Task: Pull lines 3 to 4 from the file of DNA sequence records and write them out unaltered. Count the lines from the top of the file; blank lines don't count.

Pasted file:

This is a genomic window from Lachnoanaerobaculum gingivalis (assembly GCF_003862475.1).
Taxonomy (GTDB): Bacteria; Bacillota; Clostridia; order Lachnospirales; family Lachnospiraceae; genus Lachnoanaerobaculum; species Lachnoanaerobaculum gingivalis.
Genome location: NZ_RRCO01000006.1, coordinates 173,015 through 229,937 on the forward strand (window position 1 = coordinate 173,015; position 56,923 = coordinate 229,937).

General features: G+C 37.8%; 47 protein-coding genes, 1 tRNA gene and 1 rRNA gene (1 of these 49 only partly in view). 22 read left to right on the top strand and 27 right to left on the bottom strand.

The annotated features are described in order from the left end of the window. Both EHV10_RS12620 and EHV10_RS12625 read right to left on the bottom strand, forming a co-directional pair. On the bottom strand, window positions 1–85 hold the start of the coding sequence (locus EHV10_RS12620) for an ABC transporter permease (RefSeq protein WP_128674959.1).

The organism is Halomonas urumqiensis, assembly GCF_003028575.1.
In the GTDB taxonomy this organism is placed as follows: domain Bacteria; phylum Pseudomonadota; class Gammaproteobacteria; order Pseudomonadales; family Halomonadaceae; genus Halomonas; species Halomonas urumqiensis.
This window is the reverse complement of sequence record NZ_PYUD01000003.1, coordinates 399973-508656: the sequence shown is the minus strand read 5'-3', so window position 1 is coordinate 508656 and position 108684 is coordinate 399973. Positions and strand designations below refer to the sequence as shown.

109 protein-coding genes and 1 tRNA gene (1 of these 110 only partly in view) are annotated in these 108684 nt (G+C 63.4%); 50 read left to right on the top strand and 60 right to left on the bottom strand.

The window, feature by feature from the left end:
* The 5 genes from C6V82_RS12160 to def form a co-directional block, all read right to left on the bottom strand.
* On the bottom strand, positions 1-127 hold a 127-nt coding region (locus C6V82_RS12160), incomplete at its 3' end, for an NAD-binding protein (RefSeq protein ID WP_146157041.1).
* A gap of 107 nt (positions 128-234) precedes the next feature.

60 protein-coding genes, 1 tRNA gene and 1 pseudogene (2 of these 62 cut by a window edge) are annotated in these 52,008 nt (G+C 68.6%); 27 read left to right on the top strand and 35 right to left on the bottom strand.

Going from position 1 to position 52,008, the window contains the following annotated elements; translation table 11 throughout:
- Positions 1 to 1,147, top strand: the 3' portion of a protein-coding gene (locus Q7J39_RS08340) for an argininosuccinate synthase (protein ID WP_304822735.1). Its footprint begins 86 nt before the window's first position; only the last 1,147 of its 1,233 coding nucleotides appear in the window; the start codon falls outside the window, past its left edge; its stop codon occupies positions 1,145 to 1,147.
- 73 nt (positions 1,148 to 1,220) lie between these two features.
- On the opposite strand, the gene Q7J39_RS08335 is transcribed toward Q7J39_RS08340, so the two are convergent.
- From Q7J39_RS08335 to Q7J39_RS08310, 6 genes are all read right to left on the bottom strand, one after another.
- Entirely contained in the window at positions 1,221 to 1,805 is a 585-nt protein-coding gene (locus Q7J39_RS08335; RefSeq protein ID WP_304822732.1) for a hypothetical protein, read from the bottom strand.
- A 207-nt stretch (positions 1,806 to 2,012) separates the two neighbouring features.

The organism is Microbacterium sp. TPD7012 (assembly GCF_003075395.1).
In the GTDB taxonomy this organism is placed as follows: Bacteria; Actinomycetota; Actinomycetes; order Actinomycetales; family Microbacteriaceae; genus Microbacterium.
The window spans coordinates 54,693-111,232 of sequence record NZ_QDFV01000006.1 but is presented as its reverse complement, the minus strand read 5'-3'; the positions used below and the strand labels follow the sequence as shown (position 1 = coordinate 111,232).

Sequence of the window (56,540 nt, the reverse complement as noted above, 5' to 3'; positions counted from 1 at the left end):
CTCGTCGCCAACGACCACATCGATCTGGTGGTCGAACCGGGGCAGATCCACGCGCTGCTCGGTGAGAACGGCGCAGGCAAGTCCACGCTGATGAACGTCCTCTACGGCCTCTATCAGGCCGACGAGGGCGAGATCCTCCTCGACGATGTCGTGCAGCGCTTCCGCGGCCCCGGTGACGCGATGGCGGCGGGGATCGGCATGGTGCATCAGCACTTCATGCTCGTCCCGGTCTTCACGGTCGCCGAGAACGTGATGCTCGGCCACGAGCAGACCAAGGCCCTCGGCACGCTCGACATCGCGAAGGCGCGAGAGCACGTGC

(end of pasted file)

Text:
Genome location: NZ_RRCO01000006.1, coordinates 173,015 through 229,937 on the forward strand (window position 1 = coordinate 173,015; position 56,923 = coordinate 229,937).

General features: G+C 37.8%; 47 protein-coding genes, 1 tRNA gene and 1 rRNA gene (1 of these 49 only partly in view). 22 read left to right on the top strand and 27 right to left on the bottom strand.